Obama signs law to reform weapons buying
- By Matthew Weigelt
- May 22, 2009
President Barack Obama signed legislation today to change how the Defense Department buys and tracks acquisitions of major weapons systems.
“When it comes to purchasing weapons systems and developing defense projects, the choice we face is between investments that are designed to keep the American people safe and those that are simply designed to make a defense company or a contractor rich,” Obama said before signing the bill.
The Weapons Systems Acquisition Reform Act (S. 454) requires DOD to appoint senior officials to assess a project’s performance and analyze underlying causes for any of its shortcomings, such as unrealistic expectations, too little funding, or poor work by a contractor or DOD.
It requires officials to encourage competition, including 10 competition-promoting measures to consider when setting acquisition strategies. It also deals with organizational conflicts of interest, requires a study of earned value management, and sets checkpoints at certain milestones in projects.
The law's purpose is to limit cost overruns before they spiral out of control, Obama said. "Wasteful spending comes from exotic requirements, lack of oversight and indefensible no-bid contracts."
Obama also said this is the first step in fixing how the government buys things. “It reforms a system where taxpayers are charged too much for weapons systems that too often arrive late,” he said. Obama signed a memo March 4 designed to improve the procurement system.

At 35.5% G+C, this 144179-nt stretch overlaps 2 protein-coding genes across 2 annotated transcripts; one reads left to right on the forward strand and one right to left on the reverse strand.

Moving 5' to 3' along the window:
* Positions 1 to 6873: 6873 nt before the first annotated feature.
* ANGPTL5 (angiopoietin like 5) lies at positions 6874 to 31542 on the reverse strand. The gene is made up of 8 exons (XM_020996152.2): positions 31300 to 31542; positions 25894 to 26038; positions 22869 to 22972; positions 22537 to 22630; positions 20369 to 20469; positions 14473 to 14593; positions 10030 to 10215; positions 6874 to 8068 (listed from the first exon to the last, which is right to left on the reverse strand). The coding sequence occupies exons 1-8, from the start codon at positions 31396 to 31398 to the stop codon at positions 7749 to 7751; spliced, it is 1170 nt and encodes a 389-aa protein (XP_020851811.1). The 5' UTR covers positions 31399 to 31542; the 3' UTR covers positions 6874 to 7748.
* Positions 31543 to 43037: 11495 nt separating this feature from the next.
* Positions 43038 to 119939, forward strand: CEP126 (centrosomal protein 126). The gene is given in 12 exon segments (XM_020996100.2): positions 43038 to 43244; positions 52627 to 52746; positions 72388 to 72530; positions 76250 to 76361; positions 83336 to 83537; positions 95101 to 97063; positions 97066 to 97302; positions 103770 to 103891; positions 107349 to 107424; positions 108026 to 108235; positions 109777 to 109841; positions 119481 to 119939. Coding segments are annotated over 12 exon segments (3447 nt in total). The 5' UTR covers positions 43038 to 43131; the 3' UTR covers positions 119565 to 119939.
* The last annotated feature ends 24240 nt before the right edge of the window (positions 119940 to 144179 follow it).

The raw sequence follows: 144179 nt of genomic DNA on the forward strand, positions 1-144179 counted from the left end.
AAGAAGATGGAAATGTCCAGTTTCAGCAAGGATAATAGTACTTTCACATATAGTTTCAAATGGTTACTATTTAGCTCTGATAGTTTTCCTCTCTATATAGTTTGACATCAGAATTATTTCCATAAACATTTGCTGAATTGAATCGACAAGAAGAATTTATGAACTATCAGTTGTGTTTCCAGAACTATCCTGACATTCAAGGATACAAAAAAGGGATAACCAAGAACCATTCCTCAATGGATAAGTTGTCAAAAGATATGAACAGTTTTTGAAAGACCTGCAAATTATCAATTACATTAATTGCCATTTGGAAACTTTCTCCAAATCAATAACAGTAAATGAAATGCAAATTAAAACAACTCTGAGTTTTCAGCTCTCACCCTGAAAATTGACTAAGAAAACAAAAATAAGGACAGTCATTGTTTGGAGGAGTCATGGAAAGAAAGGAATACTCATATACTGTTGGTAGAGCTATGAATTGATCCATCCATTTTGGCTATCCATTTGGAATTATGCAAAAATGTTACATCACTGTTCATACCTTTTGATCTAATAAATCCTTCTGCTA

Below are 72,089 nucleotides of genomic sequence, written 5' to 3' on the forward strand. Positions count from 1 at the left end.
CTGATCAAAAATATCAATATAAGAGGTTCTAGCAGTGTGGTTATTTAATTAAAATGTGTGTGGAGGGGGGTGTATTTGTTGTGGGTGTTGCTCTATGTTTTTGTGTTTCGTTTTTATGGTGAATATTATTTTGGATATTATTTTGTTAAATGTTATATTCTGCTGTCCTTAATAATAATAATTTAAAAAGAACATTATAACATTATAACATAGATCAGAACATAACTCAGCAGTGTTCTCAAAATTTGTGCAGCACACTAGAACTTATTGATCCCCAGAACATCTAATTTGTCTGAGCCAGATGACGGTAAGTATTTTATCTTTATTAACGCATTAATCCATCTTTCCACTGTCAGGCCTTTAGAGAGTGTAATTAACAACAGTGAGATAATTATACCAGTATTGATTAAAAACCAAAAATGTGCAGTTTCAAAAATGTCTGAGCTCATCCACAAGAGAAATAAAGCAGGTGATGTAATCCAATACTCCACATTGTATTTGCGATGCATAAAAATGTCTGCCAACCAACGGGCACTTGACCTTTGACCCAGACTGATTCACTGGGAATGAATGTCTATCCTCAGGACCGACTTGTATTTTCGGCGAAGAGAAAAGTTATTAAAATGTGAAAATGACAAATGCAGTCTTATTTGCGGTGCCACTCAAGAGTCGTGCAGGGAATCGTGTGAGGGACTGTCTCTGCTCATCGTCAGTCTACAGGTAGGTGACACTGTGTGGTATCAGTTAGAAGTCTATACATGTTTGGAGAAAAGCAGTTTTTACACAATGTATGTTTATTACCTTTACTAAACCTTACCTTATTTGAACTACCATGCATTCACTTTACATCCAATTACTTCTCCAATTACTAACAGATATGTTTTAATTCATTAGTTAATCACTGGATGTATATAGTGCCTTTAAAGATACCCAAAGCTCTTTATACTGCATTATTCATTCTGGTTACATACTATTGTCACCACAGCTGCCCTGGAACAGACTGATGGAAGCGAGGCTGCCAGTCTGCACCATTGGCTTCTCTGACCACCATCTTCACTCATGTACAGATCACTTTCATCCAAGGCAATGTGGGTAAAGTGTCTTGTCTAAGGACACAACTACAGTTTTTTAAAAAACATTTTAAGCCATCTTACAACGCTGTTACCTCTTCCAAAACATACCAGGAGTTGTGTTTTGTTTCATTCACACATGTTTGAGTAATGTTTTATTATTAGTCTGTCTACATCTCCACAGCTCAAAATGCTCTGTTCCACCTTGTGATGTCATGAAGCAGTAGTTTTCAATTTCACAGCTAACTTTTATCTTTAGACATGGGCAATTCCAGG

However, acquisition experts say the vast majority of purchases are received as agencies requested.
“By and large the government gets what it wants, when it wants it, for the price it’s wiling to pay,” said Alan Chvotkin, executive vice president and counsel at the Professional Services Council, who spoke this week at a panel discussion about the federal acquisition workforce. However, he said the procurement system still has room for improvements.
At the same discussion, Steven Schooner, an associate law professor and co-director of the Government Procurement Law Program at George Washington University, pointed out the Obama administration views contractors as lining their pockets at the taxpayers’ expense. Schooner said the president, Congress and the news media can’t treat contractors as pariahs because the government can’t operate without contractors’ support.
Matthew Weigelt is a freelance journalist who writes about acquisition and procurement.